I didn’t care so much for Nature Girl, but this book hearkens back to Hiaasen’s strengths. A winning lottery drawing has two ticket holders: a black woman from a small town in Florida and one of a pair of self-styled white supremecist militia wannabees (who belong to the NRA). The black woman wants to buy a stretch of undeveloped land to save it from developers because her turtles are from there. A mob attorney from Chicago wants the land as part of a way of laundering money in a money-losing development. The militia men (who belong to the NRA) want the black woman’s lottery ticket because they don’t want to share the lottery winnings. So they take it, and the woman and a newspaper reported try to find them and retrieve the ticket. Throw in a dopey convenience store clerk who wants to be in the band–no, the militia, a Hooters waitress that one of the militia men (who happen to belong to the NRA) has his good eye on, an ATF agent smitten, unrequitedly, with the lottery winner who is not in a militia (or the NRA), and a newspaper feature writer who started out with a fluff piece about the lottery winner and a price on his head by a judge whom he cuckolded, and we’ve got a Hiassen novel. It ends, mostly, on a key with some gun play and violence, in which the heroes (who do not belong to the NRA) use firearms and a well-placed stingray to defeat the enemies.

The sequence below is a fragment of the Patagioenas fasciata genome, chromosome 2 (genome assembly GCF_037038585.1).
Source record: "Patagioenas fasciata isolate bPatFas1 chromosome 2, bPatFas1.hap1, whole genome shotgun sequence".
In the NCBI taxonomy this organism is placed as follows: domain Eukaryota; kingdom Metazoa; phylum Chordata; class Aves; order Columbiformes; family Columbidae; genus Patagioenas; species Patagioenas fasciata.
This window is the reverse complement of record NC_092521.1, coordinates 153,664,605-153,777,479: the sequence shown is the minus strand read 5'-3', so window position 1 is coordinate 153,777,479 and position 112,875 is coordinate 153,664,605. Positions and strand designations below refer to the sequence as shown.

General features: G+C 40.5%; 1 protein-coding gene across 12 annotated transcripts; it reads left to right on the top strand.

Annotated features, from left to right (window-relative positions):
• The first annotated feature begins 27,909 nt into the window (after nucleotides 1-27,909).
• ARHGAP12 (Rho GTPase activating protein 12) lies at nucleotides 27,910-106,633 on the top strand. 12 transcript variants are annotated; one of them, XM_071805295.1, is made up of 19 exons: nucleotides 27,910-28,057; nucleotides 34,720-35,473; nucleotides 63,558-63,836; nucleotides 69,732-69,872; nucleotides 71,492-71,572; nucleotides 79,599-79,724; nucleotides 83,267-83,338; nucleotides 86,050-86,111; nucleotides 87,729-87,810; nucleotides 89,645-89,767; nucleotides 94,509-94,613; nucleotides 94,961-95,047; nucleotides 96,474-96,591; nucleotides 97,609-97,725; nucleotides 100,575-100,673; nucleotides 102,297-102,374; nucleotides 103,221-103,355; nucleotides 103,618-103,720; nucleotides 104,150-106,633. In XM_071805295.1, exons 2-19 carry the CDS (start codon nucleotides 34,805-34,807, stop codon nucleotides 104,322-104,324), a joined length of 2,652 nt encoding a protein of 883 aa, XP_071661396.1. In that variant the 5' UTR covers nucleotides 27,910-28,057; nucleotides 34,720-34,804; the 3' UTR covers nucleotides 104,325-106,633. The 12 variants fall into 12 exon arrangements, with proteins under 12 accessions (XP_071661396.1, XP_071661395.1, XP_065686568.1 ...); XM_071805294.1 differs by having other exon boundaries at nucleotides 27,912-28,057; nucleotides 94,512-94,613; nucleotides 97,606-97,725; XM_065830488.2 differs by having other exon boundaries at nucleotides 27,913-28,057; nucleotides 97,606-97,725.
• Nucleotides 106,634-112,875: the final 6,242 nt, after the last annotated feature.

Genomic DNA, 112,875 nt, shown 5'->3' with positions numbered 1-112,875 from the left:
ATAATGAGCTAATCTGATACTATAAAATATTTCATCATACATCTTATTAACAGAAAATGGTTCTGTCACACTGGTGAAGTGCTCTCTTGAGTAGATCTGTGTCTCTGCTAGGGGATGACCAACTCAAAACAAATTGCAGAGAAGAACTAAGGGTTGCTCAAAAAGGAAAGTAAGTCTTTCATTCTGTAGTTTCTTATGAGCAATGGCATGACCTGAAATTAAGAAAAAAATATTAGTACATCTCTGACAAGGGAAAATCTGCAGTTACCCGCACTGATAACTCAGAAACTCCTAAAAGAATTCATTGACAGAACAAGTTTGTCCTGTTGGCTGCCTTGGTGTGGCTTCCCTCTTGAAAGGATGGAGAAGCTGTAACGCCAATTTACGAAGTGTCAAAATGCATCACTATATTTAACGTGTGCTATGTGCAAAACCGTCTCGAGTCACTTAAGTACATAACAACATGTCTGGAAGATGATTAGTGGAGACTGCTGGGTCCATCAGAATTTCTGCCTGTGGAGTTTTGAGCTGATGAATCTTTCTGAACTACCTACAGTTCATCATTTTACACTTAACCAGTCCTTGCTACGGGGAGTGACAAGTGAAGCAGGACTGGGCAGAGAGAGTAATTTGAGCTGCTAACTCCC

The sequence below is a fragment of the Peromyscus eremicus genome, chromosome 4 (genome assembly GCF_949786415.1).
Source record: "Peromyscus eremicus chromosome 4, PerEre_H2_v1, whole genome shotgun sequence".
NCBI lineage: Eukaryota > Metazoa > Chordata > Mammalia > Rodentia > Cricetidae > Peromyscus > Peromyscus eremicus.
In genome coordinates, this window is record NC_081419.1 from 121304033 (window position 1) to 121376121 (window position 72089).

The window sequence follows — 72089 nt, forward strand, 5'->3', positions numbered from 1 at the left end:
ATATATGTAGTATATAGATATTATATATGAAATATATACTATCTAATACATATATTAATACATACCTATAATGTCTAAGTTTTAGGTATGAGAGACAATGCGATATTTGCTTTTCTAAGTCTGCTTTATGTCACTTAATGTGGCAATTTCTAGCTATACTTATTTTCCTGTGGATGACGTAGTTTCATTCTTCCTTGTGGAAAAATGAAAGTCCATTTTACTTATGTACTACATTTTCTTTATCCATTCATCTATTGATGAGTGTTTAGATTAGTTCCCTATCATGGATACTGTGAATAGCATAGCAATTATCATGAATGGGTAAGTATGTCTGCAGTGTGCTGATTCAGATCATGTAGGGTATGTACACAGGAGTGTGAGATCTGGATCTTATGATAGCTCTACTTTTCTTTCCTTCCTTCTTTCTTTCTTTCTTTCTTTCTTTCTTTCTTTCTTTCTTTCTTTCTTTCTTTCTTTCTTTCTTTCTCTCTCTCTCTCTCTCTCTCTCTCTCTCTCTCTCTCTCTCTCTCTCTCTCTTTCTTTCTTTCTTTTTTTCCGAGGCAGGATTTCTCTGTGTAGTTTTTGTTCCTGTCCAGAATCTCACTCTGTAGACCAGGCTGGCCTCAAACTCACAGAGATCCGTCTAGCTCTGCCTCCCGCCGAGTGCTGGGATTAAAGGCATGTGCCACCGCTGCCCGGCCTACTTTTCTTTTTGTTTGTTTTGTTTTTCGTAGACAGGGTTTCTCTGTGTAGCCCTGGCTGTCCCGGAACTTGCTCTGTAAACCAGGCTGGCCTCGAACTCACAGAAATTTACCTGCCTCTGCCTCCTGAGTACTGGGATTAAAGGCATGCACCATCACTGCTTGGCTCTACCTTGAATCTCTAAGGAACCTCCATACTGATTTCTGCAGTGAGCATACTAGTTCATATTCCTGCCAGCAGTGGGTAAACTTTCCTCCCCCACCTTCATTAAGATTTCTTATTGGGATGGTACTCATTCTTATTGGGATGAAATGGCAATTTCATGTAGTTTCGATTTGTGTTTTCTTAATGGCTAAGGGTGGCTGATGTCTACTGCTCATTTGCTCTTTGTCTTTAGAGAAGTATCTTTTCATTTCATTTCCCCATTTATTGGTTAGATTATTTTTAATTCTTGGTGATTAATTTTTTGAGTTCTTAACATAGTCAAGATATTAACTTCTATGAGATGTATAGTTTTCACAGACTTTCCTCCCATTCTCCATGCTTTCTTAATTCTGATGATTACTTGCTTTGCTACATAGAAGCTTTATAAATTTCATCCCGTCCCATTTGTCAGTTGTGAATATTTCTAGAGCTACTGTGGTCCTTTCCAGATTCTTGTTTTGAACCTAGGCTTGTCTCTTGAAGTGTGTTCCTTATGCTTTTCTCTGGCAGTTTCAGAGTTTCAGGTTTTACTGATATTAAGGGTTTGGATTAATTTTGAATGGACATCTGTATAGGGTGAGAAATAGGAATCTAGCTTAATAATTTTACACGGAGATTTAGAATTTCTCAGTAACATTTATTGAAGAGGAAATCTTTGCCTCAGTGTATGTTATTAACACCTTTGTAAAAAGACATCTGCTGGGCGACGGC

So it’s a pretty good book. Hiaasen, post Murrah, gets in his digs at militias and then stripes the whole NRA as kooks, but several of his characters are responsible gun owners. Some people might take issue with that distinction. Also, he relies a lot on the “newcomers are spoiling Florida” motif that has been popular with Florida writers since the invention of air conditioning. But the book is enjoyable and entertaining, so it’s easier to not take the minor polemics as earnest.
So this book is one of Hiaasen’s better novels. I can say that having come off of reading one that was not.